Old blueing may be removed with oven cleaner and Scotch Brite pads – and some patience!
To properly refinish any firearm, the old bluing needs to be removed, in this case on my cylinder I used oven cleaner and a Scotch-Brite pad.
Next in refinishing is to remove the blueing from the barrel.
Removing the finish from the grip frame and trigger guard area was a bit more tedious than the same task applied to the cylinder and/or barrel, but I like the result. As noted, the “unfinished” steel after polishiung looks a lot like pewter. At this point, I am considering a “rust brown” finish on the cylinder frame, for contrast.
Polishing the metal after removing most of the blueing with oven cleaner results in a finish that looks a LOT like pewter!
This is only the second set of grips I have made, and I feel certain the guys who do this “for money” have more tools available than a Dremel, a Skill Saw, and a sander! Still I don’t think these look half bad, and certainly better than what was on the gun when I got it!
The Herter’s grip frame does not have normal locator pins to keep the grip panels in place, but instead uses two larger lugs – one on each side.
Best method I’ve found for correctly seating the locators is to cut a larger hole than necessary in the general location, fill it with a thick epoxy, and allow that material to harden around the pin. When removed, the “hole” needed should be the correct size and in the right spot.
The new grips were cut from pieces of white oak, then shaped, fitted, sanded, and ready to finish
Since this was to be a true project gun, using only my somewhat limited abilities, I fashioned my own grips – and got them to fit decently on the first try!
Naturally, the proof of any gun is in the shooting. My first effort with this gun was more of a function test than one of accuracy. I first fired six rounds of .44 Special semi-wadcutter rounds at around 15 yards, offhand. While the results were not anything to write home about, all the shots DID hit somewhere on the target.
This cylinder of .44 Special rounds was fired more to check function of the revolver than anything else.
Next I ran through 6 rounds of my “mild” .44 magnum loads – 310 gr Hard cast bullets pushed to just over 1000 fps by a charge of Titegroup powder. These were more interesting. As expected, the heavier bullets hit high with the same hold at the same distance – still offhand – BUT, the first three holes were almost touching. This is not the type of accuracy I normally get offhand with open sights – so I was impressed! The next three I experimented with the sight picture, but I think I am confident of hits in the vitals on hogs at 15 – 25 yards.
The first shots of .44 mag handloads were more accurate than the .44 Specials – possibly because of the quality of the bullets. They also shot a bit higher, as would be expected, but those 3 grouped closely together were the first 3 shots, the other three were when experimenting with the sights.
By a lucky coincidence, I had a fairly large supply of 292 gr cast lead bullets I acquired with the vague expectation of loading them for use in my .44 Special – before I realized they were a bit heavy for that use. These should be near perfect for the old Herter’s revolver. Loaded to 900 – 1000 fps they certainly will not strain the gun – or require me to have additional Carpal Tunnel surgery. Bullets in this weight class should put a good whack on hogs, also.
UPDATE ON SHOOTING THE HERTERS .44:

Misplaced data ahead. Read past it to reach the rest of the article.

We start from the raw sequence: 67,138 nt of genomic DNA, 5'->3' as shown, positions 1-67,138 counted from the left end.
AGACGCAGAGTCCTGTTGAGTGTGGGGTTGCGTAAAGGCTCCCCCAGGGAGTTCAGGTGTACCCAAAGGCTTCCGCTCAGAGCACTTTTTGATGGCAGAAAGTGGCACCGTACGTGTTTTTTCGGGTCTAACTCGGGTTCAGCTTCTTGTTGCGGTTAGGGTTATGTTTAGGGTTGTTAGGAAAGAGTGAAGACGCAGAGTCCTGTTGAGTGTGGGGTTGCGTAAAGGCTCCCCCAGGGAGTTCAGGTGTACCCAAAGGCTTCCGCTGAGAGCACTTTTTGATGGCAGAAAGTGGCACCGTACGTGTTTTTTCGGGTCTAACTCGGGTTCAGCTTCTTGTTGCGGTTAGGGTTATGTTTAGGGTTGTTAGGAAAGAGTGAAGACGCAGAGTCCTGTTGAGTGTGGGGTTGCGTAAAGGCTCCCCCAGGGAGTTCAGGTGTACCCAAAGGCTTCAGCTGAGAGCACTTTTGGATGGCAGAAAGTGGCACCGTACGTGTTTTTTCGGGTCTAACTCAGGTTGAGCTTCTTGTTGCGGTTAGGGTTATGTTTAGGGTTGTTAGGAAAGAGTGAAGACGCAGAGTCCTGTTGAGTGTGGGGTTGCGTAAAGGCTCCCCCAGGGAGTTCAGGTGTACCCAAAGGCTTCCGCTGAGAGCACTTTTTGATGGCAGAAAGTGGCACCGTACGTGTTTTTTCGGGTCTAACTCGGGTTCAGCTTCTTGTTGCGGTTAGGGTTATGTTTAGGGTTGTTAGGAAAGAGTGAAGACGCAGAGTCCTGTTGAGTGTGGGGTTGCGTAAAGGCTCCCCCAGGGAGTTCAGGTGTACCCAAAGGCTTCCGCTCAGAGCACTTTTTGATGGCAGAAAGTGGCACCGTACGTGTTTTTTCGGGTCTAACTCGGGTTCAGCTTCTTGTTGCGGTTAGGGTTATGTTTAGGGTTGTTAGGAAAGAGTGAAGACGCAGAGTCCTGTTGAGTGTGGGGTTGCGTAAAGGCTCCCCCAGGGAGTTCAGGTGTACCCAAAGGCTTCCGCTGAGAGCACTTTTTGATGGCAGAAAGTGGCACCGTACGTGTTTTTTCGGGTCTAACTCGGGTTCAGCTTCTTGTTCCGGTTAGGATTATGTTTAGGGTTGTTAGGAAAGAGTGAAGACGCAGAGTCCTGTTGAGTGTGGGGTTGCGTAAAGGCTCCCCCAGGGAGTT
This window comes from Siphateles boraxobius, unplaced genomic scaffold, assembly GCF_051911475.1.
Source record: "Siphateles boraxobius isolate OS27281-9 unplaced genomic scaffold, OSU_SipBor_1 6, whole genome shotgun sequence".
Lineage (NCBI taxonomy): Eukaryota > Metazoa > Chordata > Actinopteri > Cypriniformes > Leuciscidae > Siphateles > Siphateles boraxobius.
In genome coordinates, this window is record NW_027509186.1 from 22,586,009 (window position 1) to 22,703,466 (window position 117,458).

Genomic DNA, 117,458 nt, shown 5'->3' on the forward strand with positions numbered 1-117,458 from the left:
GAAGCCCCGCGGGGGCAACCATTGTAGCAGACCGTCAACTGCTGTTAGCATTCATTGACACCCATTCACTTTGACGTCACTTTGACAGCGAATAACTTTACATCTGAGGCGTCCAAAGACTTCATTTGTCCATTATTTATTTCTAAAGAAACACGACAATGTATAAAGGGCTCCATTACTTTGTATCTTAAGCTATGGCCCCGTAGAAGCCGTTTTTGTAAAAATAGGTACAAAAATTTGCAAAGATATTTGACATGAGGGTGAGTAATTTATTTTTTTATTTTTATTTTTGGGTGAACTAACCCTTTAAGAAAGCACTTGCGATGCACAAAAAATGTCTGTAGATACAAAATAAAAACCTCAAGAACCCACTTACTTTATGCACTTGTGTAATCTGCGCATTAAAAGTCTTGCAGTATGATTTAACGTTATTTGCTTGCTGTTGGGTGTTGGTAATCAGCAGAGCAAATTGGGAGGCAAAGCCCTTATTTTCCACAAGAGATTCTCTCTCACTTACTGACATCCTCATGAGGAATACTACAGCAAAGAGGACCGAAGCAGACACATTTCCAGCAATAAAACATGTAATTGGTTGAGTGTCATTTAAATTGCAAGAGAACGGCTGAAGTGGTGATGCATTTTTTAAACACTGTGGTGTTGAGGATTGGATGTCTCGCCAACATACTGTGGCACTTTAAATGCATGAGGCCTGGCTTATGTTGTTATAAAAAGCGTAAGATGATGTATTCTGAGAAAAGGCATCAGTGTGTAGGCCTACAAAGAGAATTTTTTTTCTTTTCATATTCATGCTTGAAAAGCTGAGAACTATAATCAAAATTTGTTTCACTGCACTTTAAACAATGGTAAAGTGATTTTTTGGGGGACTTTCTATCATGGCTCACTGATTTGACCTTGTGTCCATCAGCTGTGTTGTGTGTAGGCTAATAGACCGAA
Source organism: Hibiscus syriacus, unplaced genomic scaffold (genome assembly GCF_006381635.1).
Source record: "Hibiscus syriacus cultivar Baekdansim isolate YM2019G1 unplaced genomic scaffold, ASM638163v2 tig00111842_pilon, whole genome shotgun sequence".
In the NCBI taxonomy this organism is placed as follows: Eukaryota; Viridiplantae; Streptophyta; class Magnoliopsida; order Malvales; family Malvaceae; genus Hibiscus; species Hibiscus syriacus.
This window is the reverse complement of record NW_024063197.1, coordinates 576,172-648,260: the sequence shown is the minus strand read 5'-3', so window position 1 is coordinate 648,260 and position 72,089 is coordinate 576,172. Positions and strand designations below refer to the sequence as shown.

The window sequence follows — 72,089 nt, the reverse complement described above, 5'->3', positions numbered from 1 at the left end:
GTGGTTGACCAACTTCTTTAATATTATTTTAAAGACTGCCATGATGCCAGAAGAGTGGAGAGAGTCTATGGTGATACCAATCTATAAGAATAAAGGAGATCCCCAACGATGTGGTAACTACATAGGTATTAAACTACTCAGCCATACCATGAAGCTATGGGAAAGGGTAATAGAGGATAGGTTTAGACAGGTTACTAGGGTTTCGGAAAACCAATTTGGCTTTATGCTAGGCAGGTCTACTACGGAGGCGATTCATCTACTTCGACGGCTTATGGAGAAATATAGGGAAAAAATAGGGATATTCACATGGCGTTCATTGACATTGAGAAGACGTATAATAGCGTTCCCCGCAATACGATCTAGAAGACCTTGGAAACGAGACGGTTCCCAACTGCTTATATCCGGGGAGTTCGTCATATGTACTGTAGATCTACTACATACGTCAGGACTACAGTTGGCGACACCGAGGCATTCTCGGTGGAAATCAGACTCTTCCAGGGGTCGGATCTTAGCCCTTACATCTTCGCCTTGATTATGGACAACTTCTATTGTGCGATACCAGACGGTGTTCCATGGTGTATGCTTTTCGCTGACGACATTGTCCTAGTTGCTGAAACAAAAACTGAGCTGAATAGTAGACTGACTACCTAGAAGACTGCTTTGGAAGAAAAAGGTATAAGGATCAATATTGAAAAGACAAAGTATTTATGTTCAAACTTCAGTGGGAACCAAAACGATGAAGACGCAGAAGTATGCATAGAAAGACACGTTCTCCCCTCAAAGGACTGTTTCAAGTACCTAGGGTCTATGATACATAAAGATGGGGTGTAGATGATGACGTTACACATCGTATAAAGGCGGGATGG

When trying to solve the problem on the one chamber that did not allow the shell to seat deeply enough to properly operate, I tried the loads I just mentioned, and they clocked right at 1000 fps on my chronograph. Then I loaded some .44 Special power level loads averaging 750 fps using 255 gr Hard Cast flat nosed bullets in new Star Line .44 MAGNUM brass. This gives me a .44 Special load that will not result in a carbon ring in the chambers. These round fired well, and operated perfectly as far as cylinder rotation. My next batch of reloads will be with the 292 gr cast lead bullets loaded “down” a bit, to maybe 700 – 800 fps. These should operate well in the gun and provide a little more “knock-down” power than the 255 gr bullets.
At this point in the Herters .44 “project”, it is time for reloading and shooting.
What it seems I am doing here is making a “Special” .44 Special out of this old .44 magnum, and I don’t think this is a bad thing. I had already checked some .44 Special loads that chronoed 770 fps out of my .44 Special Flat top Ruger with it’s 4 5/8″ barrel, but increased to 800 fps out of the 7 1/2″ barrel of a Super Blackhawk .44 mag. The Herter’s 6 inch barrel should fall between these tow with a similar charge and bullet weight, but the apparently heavier construction of the gun should handle the heavier bullets better than most purpose-built .44 Special revolvers. I LIKE .44 Specials! Using the Herter’s as just a big Special is not a problem for me, especially since I have a several .44 magnums to hunt with – allowing me to reserve the Herter’s as strictly a gun for “fun’ and opportunity.
Reloading without using a chronograph is an exercise in futility.
With the finish removed from the grip frame, the “back strap” now matches the cylinder and barrel. The ammo shown is recently loaded 292 gr cast bullets in .44 magnum brass, at a power level estimated to be between a .44 Special and a sub sonic .44 “magnum”.
My next “shoot” will be with loads using powder charges at a level in between .44 Special and sub sonic .44 “magnum”, with 292 gr cast bullets in .44 magnum brass. When I checked these in the gun for function, the cylinder rotated freely, with no rounds rubbing. Should be good to go for another session with the chronograph!
Project guns, of any age and type, are pure fun – and make it very hard to see a firearm as “evil”!